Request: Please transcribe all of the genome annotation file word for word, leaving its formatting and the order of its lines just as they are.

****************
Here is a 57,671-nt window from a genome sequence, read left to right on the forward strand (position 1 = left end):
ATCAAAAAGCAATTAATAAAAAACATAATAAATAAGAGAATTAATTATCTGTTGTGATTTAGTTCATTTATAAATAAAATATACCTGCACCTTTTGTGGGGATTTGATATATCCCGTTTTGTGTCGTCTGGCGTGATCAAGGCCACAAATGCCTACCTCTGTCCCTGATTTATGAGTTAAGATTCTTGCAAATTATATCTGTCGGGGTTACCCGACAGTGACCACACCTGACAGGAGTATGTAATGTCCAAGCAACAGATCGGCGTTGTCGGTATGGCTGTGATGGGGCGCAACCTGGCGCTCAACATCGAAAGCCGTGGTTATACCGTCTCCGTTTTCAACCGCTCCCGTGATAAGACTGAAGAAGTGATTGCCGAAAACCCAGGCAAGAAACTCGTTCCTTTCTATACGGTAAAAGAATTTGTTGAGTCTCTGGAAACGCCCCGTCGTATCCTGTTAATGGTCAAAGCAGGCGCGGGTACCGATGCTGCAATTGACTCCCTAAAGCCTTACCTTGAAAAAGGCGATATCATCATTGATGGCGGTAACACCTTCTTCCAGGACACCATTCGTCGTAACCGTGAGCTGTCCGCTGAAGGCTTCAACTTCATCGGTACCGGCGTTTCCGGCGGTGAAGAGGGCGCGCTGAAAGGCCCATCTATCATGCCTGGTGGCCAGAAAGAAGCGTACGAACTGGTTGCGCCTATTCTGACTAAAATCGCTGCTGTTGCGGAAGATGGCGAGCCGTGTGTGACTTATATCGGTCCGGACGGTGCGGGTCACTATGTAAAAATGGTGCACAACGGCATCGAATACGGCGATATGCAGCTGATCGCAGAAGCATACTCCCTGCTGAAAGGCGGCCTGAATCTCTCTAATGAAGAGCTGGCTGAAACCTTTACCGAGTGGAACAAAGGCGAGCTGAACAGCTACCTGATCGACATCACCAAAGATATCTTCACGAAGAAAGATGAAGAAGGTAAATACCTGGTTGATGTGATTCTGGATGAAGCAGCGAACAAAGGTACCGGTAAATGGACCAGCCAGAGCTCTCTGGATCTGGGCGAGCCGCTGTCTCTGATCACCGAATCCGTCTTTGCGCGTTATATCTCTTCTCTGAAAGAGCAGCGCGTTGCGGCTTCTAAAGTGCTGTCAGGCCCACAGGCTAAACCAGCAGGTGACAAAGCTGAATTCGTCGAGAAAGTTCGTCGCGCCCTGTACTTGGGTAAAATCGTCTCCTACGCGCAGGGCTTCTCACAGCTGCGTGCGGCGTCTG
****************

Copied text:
Here is a 57,671-nt window from a genome sequence, read left to right on the forward strand (position 1 = left end):
ATCAAAAAGCAATTAATAAAAAACATAATAAATAAGAGAATTAATTATCTGTTGTGATTTAGTTCATTTATAAATAAAATATACCTGCACCTTTTGTGGGGATTTGATATATCCCGTTTTGTGTCGTCTGGCGTGATCAAGGCCACAAATGCCTACCTCTGTCCCTGATTTATGAGTTAAGATTCTTGCAAATTATATCTGTCGGGGTTACCCGACAGTGACCACACCTGACAGGAGTATGTAATGTCCAAGCAACAGATCGGCGTTGTCGGTATGGCTGTGATGGGGCGCAACCTGGCGCTCAACATCGAAAGCCGTGGTTATACCGTCTCCGTTTTCAACCGCTCCCGTGATAAGACTGAAGAAGTGATTGCCGAAAACCCAGGCAAGAAACTCGTTCCTTTCTATACGGTAAAAGAATTTGTTGAGTCTCTGGAAACGCCCCGTCGTATCCTGTTAATGGTCAAAGCAGGCGCGGGTACCGATGCTGCAATTGACTCCCTAAAGCCTTACCTTGAAAAAGGCGATATCATCATTGATGGCGGTAACACCTTCTTCCAGGACACCATTCGTCGTAACCGTGAGCTGTCCGCTGAAGGCTTCAACTTCATCGGTACCGGCGTTTCCGGCGGTGAAGAGGGCGCGCTGAAAGGCCCATCTATCATGCCTGGTGGCCAGAAAGAAGCGTACGAACTGGTTGCGCCTATTCTGACTAAAATCGCTGCTGTTGCGGAAGATGGCGAGCCGTGTGTGACTTATATCGGTCCGGACGGTGCGGGTCACTATGTAAAAATGGTGCACAACGGCATCGAATACGGCGATATGCAGCTGATCGCAGAAGCATACTCCCTGCTGAAAGGCGGCCTGAATCTCTCTAATGAAGAGCTGGCTGAAACCTTTACCGAGTGGAACAAAGGCGAGCTGAACAGCTACCTGATCGACATCACCAAAGATATCTTCACGAAGAAAGATGAAGAAGGTAAATACCTGGTTGATGTGATTCTGGATGAAGCAGCGAACAAAGGTACCGGTAAATGGACCAGCCAGAGCTCTCTGGATCTGGGCGAGCCGCTGTCTCTGATCACCGAATCCGTCTTTGCGCGTTATATCTCTTCTCTGAAAGAGCAGCGCGTTGCGGCTTCTAAAGTGCTGTCAGGCCCACAGGCTAAACCAGCAGGTGACAAAGCTGAATTCGTCGAGAAAGTTCGTCGCGCCCTGTACTTGGGTAAAATCGTCTCCTACGCGCAGGGCTTCTCACAGCTGCGTGCGGCGTCTG